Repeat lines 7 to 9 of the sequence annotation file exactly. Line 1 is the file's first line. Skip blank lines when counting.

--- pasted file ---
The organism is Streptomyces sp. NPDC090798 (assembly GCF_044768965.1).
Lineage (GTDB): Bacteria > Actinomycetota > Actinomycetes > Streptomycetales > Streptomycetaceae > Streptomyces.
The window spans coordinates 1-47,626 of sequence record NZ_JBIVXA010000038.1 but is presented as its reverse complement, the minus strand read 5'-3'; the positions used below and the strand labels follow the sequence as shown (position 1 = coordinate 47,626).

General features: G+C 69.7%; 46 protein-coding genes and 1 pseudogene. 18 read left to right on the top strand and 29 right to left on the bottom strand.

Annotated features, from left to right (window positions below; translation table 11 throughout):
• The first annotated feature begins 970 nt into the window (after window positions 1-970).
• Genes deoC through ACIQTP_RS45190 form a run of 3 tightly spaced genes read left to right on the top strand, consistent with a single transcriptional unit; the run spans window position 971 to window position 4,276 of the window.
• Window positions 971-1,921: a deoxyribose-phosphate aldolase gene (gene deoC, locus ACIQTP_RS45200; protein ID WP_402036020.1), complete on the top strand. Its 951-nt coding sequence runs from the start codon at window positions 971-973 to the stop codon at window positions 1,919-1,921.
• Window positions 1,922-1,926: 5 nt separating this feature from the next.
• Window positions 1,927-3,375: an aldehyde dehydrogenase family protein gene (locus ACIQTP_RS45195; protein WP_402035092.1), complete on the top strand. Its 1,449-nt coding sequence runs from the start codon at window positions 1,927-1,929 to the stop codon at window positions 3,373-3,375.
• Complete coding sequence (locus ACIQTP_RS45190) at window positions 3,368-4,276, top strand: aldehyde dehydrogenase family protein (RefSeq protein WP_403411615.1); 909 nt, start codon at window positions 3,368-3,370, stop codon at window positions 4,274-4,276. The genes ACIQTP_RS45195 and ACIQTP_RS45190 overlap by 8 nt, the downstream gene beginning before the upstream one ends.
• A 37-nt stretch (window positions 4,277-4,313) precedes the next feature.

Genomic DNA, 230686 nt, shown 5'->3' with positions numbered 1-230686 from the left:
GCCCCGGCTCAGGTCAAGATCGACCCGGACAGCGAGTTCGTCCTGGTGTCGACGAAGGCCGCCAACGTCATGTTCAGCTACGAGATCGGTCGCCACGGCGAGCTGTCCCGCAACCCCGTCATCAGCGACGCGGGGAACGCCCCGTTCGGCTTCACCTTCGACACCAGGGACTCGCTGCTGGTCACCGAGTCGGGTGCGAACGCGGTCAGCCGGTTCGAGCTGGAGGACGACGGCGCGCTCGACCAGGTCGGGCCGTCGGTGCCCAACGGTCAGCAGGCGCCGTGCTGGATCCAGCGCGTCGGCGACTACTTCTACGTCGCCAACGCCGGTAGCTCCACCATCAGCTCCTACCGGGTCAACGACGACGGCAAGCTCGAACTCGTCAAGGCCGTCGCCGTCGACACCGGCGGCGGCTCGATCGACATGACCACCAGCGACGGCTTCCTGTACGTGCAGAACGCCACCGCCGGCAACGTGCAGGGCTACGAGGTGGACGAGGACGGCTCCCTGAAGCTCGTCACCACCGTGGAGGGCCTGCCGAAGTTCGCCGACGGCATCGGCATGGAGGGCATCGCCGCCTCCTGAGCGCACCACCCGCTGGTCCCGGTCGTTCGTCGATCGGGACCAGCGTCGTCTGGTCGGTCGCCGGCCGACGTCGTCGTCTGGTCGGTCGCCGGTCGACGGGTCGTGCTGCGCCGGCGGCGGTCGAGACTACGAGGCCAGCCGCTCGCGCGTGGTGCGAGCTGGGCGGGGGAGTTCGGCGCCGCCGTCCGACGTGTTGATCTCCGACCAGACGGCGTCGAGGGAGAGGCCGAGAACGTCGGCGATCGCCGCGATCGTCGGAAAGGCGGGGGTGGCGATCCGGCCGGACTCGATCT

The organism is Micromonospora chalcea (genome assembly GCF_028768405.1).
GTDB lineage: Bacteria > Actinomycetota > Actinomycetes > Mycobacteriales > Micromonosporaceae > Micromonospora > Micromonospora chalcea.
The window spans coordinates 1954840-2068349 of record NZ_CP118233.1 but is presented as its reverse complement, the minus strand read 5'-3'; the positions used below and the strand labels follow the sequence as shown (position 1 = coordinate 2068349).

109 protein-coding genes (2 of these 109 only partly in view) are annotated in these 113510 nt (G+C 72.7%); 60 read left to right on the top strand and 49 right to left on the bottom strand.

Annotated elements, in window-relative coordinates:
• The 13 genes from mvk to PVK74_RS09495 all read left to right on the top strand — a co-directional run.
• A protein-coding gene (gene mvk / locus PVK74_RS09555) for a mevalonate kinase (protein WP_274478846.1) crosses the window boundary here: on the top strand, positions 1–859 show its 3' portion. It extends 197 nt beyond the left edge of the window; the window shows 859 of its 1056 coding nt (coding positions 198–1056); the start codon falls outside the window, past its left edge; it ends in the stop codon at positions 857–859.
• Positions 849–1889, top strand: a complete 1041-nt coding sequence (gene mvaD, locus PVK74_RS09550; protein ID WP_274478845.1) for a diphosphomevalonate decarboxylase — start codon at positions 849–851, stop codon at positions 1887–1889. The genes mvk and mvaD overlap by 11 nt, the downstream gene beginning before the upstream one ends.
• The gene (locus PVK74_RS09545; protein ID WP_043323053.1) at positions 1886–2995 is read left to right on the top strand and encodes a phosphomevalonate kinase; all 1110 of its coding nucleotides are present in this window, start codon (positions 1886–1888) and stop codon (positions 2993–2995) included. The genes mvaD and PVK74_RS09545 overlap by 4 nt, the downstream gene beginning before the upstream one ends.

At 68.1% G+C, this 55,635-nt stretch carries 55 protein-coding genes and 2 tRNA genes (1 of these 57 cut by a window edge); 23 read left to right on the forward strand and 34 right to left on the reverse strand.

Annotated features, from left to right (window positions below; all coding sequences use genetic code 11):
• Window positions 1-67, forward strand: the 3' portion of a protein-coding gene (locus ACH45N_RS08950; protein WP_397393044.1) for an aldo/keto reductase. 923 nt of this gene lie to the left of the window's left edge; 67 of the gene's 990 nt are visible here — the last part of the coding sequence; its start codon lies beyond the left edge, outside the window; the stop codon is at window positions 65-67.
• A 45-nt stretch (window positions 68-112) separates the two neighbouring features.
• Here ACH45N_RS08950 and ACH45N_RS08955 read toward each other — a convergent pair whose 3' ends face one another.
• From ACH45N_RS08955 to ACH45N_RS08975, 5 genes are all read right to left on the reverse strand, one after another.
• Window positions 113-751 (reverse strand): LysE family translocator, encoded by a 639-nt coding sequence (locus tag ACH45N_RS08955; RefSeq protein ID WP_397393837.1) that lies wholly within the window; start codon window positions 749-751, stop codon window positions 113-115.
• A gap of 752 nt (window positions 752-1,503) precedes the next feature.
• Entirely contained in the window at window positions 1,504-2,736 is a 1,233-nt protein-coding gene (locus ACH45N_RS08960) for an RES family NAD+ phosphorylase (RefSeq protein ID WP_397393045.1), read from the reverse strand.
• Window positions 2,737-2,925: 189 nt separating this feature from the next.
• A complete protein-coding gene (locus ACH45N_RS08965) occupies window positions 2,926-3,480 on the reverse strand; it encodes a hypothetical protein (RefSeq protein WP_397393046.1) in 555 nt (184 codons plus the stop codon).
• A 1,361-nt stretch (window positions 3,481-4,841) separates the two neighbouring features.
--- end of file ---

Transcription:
• Genes deoC through ACIQTP_RS45190 form a run of 3 tightly spaced genes read left to right on the top strand, consistent with a single transcriptional unit; the run spans window position 971 to window position 4,276 of the window.
• Window positions 971-1,921: a deoxyribose-phosphate aldolase gene (gene deoC, locus ACIQTP_RS45200; protein ID WP_402036020.1), complete on the top strand. Its 951-nt coding sequence runs from the start codon at window positions 971-973 to the stop codon at window positions 1,919-1,921.
• Window positions 1,922-1,926: 5 nt separating this feature from the next.